The world of 2020 is a complex place – in all aspects of life, the pace of change has never been as fast as it is now, but at the same time, will never be this slow again.
This applies to the world of corporate governance and communication as much as anything else. The traditional world of Annual General Meetings, resolutions, board elections and institutional shareholders is having to operate in a new environment. This includes cross-border complexity, increasing amounts of regulation, growing pressure to take into account environmental, social and governance issues and the need to demonstrate that you are a good corporate citizen. The answer to the question of how to run an annual general meeting has never been so cryptic.
This makes for a landscape that can often be confusing and surprisingly opaque. There are some markets where many companies do not even know who their shareholders are, and those shareholders cannot always be confident that their votes on company resolutions have been counted.
Meanwhile, there is more pressure on shareholders to prove they are responsible investors. This combination makes it more important than ever that companies and their investors can communicate with each other through the medium of AGMs and elsewhere – so that companies can explain what they are doing, with shareholders able to communicate to companies what they want and exercise their right to vote to make it happen.
But there are a number of trends that may help to make things easier. One is the move towards increased transparency and integration of all business processes. The other is the development of a new digital infrastructure that has transformed the economy and redefined how to run an AGM over the last decade.
In the world of annual meetings, thanks to features such as remote access, live polling and automatic registration, this digital transformation means that firms can run meetings more efficiently and accountably, engaging many more investors and allowing them to better exercise their rights as shareholders, even when they are unable to attend.
More and more information is being converted from physical artefacts to digital form. Everything from shareholder communications and meeting notices in newspapers, to proxy voting forms and ballot cards can be digitized, making them easier to disseminate and keep record of.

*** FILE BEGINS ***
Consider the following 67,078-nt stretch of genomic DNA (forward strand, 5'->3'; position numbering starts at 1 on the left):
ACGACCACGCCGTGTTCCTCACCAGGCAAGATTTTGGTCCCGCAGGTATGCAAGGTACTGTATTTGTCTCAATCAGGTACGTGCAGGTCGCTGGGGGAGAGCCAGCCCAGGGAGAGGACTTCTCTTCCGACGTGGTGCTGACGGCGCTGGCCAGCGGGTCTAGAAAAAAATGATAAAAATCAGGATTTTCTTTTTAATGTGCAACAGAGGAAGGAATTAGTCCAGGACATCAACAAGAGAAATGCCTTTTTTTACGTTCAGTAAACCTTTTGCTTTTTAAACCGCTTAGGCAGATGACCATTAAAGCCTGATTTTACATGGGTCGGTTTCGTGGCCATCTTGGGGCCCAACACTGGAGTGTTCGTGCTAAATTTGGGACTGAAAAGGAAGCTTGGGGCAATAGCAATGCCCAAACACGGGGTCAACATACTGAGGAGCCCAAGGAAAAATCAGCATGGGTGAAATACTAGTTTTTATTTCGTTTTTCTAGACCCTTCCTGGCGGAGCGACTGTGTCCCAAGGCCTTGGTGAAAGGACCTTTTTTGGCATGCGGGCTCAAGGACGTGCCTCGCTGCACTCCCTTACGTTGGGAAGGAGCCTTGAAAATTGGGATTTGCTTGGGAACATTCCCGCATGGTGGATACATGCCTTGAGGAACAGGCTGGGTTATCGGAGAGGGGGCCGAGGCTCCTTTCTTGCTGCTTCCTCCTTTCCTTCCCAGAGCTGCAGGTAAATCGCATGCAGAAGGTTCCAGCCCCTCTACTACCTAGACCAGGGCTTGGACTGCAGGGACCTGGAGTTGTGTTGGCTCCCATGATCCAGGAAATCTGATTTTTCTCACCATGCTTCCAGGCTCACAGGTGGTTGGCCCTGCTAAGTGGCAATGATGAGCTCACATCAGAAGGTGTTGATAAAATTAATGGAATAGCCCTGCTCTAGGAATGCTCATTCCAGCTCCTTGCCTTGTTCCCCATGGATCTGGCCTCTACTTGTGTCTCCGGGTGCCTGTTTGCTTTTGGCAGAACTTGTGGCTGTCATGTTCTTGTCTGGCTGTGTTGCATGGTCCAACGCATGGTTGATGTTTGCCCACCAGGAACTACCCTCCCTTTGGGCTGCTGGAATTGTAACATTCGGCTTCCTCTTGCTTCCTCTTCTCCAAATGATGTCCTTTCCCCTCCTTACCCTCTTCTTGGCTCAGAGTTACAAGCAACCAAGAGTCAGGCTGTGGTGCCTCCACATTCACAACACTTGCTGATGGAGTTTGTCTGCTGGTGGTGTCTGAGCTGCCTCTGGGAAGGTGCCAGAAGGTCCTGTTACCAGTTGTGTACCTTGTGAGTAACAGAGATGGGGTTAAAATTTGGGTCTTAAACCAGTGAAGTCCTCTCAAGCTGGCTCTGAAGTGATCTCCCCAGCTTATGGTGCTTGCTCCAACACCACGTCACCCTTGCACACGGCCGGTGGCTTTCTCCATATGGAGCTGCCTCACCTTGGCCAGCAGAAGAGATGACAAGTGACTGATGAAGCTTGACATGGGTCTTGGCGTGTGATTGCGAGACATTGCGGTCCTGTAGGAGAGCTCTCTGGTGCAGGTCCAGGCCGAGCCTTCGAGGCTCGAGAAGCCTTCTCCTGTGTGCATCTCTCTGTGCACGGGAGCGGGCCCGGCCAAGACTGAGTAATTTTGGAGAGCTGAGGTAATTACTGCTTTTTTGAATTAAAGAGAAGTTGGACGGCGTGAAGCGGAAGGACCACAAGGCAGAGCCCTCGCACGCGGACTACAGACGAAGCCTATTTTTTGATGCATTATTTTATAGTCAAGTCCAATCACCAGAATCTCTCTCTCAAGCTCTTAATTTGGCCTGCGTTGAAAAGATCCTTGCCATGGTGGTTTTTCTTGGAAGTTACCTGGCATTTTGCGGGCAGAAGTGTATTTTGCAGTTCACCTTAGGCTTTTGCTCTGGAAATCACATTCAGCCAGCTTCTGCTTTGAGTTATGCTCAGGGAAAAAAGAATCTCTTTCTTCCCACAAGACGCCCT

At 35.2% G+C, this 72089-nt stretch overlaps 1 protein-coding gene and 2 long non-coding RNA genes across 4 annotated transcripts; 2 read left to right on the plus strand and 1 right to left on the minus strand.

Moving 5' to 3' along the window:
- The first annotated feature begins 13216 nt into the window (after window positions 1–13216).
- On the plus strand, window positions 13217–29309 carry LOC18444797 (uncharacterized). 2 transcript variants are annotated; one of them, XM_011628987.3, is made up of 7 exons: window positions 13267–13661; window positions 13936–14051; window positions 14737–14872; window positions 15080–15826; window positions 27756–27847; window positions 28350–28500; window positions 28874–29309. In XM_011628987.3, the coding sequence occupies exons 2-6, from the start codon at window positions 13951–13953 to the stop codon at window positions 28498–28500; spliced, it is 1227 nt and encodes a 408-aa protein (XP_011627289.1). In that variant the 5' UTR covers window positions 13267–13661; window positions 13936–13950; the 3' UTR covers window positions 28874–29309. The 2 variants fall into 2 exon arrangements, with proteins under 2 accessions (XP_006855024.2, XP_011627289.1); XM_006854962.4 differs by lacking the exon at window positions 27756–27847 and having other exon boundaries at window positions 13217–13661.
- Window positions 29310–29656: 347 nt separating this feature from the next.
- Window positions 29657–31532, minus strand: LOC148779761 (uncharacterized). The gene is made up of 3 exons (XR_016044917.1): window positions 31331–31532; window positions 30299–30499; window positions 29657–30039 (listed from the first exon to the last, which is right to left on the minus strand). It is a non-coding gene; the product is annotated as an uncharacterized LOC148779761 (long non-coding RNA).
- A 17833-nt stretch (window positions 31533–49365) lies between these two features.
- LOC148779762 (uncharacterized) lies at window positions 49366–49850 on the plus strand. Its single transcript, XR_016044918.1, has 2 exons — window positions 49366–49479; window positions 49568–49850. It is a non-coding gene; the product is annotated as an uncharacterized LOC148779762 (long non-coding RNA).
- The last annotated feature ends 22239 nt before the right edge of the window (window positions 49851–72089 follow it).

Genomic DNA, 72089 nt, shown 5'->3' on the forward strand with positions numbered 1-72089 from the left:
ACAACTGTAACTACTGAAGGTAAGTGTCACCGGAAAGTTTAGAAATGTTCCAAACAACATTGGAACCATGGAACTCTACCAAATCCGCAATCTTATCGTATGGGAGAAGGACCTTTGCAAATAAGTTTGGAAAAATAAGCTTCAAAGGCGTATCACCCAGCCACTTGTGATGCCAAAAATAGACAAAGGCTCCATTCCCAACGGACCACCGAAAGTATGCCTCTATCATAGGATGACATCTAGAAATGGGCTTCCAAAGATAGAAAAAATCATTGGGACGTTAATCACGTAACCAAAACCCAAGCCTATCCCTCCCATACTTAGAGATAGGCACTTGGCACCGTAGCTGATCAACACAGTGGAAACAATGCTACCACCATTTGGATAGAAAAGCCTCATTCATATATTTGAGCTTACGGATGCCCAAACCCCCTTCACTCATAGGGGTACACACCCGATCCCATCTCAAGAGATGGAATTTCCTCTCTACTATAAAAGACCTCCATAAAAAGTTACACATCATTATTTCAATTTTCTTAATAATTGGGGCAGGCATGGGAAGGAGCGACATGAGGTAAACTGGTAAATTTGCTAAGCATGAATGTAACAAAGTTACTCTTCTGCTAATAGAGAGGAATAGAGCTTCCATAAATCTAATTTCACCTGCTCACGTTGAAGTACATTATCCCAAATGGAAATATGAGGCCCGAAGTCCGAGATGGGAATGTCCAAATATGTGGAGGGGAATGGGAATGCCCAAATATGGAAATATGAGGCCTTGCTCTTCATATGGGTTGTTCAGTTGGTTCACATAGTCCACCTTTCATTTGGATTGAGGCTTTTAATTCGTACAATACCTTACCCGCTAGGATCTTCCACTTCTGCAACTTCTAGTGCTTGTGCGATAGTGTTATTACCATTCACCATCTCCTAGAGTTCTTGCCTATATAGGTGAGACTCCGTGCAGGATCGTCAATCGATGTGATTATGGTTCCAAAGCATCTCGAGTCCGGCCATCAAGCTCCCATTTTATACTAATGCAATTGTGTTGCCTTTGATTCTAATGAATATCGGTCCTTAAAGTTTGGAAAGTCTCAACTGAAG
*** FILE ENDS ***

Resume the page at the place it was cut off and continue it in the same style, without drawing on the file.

You can do all of this in one “Great Leap Forward” if you want to bring your shareholder communications and meetings up to date, but you don’t have to. Digitization can be a modular process, with different aspects being updated as appropriate. Furthermore, if necessary, these digital upgrades can co-exist alongside the traditional physical aspects of AGMs for as long as required without diluting their impact – the online and in-room experience can be integrated, improving meeting accuracy and efficiency.
Lumi’s technology has a key role to play in this streamlining and improvement of meetings and AGM voting procedures, but the digital revolution goes beyond the meeting itself – and a new European Union rule illustrates how embracing digitization can help you to future-proof your business.
The EU’s revised Shareholders’ Rights Directive (SRD II) came into force in June 2019. It aims to improve communications between companies and their shareholders, give investors a greater say on executive pay and encourage them to focus on the long-term sustainability of the company, rather than short-term profits. The new directive also makes it easier for companies to identify their shareholders and for shareholders to exercise their rights.
What this means in practice is that companies need to have the technology and platform in place to enable them to identify all their shareholders, communicate with them and verify the actions they take.
Lumi’s AGM solutions can support companies looking to comply with SRD II in a number of ways. These include secure, authenticated electronic voting registration, both remote and in-room. Ultimately this makes it easier for shareholders to vote and analyze post-meeting reports that show who voted for what.
Our platform has been extended to further help public companies streamline and make their meeting information SRD II-compliant. An API connection between the Lumi platform and institutional investors allow them to place their votes directly into the platform, capturing all the data in a single place, enabling companies to report to shareholders directly after the AGM.
SRD II is a perfect example of the kind of issue companies need to be prepared for in the investor relations space. The next challenge may be something completely different, but companies will be much better prepared for it if they are digitally enabled.